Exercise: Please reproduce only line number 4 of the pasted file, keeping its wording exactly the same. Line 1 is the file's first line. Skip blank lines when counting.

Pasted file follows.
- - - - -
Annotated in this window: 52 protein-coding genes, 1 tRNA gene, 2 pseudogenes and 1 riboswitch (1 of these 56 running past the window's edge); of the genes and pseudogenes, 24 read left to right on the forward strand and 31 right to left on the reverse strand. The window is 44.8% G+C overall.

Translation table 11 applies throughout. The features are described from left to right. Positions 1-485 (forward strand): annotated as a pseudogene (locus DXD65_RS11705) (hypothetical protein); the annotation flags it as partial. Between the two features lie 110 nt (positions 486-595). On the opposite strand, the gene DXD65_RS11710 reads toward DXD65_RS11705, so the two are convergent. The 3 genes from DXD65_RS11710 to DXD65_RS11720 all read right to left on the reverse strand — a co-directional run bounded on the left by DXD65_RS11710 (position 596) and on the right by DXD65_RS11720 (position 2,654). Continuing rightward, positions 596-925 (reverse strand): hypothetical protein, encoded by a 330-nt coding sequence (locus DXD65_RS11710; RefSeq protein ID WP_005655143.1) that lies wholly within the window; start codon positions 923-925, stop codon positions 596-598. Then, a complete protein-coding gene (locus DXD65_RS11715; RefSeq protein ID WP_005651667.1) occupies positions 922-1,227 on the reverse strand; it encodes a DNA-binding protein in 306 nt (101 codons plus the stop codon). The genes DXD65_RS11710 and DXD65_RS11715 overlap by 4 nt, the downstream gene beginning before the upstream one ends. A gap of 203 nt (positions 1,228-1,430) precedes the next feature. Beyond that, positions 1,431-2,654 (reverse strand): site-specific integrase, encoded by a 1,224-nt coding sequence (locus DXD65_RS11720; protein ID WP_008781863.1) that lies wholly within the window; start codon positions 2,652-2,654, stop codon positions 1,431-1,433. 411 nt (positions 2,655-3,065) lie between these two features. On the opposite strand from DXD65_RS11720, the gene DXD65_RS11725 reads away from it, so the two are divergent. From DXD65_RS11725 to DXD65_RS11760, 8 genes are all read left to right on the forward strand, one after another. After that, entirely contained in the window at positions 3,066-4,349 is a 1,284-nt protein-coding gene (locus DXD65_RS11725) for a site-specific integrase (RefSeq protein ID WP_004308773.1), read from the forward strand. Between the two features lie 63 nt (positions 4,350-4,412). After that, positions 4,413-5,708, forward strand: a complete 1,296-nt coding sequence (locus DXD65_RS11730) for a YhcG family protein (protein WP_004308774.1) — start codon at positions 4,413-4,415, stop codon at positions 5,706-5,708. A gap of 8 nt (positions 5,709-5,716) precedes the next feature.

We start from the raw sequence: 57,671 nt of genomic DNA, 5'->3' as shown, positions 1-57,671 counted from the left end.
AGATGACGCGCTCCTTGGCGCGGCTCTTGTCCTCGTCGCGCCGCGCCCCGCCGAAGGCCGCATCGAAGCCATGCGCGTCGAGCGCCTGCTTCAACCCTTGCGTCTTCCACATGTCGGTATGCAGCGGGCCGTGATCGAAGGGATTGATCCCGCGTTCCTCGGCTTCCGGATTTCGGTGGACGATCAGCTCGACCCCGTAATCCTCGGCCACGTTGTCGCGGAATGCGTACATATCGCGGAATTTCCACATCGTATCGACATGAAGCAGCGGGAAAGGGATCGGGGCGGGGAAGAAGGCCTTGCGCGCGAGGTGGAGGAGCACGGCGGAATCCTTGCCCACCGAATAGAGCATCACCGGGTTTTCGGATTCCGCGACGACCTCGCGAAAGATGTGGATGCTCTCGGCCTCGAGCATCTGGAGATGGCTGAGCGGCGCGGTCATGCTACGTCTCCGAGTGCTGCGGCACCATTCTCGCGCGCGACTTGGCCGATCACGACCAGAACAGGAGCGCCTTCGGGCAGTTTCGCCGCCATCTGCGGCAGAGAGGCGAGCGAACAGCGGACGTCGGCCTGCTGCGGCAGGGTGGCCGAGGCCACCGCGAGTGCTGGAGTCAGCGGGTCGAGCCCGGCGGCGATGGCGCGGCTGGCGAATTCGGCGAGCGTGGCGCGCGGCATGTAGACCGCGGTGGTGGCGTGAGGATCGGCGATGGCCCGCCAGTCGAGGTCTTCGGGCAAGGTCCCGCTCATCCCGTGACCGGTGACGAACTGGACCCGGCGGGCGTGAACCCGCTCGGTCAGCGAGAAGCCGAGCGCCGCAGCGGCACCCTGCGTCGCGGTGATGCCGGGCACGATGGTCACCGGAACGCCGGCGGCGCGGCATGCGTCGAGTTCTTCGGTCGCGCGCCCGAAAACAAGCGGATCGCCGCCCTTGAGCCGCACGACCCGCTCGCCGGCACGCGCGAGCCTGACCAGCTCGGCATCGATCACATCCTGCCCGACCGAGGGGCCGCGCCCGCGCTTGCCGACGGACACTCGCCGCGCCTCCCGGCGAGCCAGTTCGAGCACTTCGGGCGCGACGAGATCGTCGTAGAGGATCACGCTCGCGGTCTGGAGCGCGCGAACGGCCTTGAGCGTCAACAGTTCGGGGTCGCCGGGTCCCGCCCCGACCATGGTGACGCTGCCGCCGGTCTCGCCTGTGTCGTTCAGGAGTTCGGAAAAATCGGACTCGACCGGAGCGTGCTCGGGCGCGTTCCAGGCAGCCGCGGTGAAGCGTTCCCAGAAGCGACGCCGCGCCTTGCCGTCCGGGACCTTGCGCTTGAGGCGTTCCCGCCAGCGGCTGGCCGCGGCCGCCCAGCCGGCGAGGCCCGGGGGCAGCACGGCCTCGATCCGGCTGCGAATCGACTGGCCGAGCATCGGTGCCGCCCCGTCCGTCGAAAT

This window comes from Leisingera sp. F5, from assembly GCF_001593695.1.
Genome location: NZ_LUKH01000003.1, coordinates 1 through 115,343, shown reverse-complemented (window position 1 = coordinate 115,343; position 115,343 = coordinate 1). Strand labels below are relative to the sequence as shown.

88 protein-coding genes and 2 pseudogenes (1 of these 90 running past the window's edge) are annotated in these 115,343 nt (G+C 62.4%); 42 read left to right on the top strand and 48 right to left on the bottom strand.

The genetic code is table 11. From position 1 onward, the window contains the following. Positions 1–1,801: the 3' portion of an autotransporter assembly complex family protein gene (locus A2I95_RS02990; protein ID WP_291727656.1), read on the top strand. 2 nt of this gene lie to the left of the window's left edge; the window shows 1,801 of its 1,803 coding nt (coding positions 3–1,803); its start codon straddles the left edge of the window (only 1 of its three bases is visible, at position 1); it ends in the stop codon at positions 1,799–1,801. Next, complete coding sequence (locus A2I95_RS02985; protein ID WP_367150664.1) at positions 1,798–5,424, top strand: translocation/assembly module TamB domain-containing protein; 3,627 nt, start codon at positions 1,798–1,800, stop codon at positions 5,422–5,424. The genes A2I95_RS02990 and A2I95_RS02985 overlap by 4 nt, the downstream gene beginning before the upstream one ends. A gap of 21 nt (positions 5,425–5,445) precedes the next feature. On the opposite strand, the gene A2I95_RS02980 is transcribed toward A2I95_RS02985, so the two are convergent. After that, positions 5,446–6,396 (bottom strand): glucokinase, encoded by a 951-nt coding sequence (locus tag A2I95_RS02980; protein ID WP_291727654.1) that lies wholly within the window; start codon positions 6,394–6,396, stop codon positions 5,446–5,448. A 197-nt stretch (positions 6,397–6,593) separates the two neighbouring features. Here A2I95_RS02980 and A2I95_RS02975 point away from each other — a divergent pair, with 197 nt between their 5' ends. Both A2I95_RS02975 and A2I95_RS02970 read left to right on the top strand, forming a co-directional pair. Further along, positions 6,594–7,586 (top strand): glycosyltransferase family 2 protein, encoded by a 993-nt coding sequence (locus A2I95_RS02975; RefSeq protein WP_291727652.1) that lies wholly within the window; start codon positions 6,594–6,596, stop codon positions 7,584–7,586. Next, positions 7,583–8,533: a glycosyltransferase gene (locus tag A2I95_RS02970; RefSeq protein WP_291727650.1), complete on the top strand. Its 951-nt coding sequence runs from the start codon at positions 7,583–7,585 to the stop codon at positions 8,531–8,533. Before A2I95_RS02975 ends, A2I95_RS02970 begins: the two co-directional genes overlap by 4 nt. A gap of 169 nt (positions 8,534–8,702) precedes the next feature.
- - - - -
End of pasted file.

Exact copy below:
AGATGACGCGCTCCTTGGCGCGGCTCTTGTCCTCGTCGCGCCGCGCCCCGCCGAAGGCCGCATCGAAGCCATGCGCGTCGAGCGCCTGCTTCAACCCTTGCGTCTTCCACATGTCGGTATGCAGCGGGCCGTGATCGAAGGGATTGATCCCGCGTTCCTCGGCTTCCGGATTTCGGTGGACGATCAGCTCGACCCCGTAATCCTCGGCCACGTTGTCGCGGAATGCGTACATATCGCGGAATTTCCACATCGTATCGACATGAAGCAGCGGGAAAGGGATCGGGGCGGGGAAGAAGGCCTTGCGCGCGAGGTGGAGGAGCACGGCGGAATCCTTGCCCACCGAATAGAGCATCACCGGGTTTTCGGATTCCGCGACGACCTCGCGAAAGATGTGGATGCTCTCGGCCTCGAGCATCTGGAGATGGCTGAGCGGCGCGGTCATGCTACGTCTCCGAGTGCTGCGGCACCATTCTCGCGCGCGACTTGGCCGATCACGACCAGAACAGGAGCGCCTTCGGGCAGTTTCGCCGCCATCTGCGGCAGAGAGGCGAGCGAACAGCGGACGTCGGCCTGCTGCGGCAGGGTGGCCGAGGCCACCGCGAGTGCTGGAGTCAGCGGGTCGAGCCCGGCGGCGATGGCGCGGCTGGCGAATTCGGCGAGCGTGGCGCGCGGCATGTAGACCGCGGTGGTGGCGTGAGGATCGGCGATGGCCCGCCAGTCGAGGTCTTCGGGCAAGGTCCCGCTCATCCCGTGACCGGTGACGAACTGGACCCGGCGGGCGTGAACCCGCTCGGTCAGCGAGAAGCCGAGCGCCGCAGCGGCACCCTGCGTCGCGGTGATGCCGGGCACGATGGTCACCGGAACGCCGGCGGCGCGGCATGCGTCGAGTTCTTCGGTCGCGCGCCCGAAAACAAGCGGATCGCCGCCCTTGAGCCGCACGACCCGCTCGCCGGCACGCGCGAGCCTGACCAGCTCGGCATCGATCACATCCTGCCCGACCGAGGGGCCGCGCCCGCGCTTGCCGACGGACACTCGCCGCGCCTCCCGGCGAGCCAGTTCGAGCACTTCGGGCGCGACGAGATCGTCGTAGAGGATCACGCTCGCGGTCTGGAGCGCGCGAACGGCCTTGAGCGTCAACAGTTCGGGGTCGCCGGGTCCCGCCCCGACCATGGTGACGCTGCCGCCGGTCTCGCCTGTGTCGTTCAGGAGTTCGGAAAAATCGGACTCGACCGGAGCGTGCTCGGGCGCGTTCCAGGCAGCCGCGGTGAAGCGTTCCCAGAAGCGACGCCGCGCCTTGCCGTCCGGGACCTTGCGCTTGAGGCGTTCCCGCCAGCGGCTGGCCGCGGCCGCCCAGCCGGCGAGGCCCGGGGGCAGCACGGCCTCGATCCGGCTGCGAATCGACTGGCCGAGCATCGGTGCCGCCCCGTCCGTCGAAAT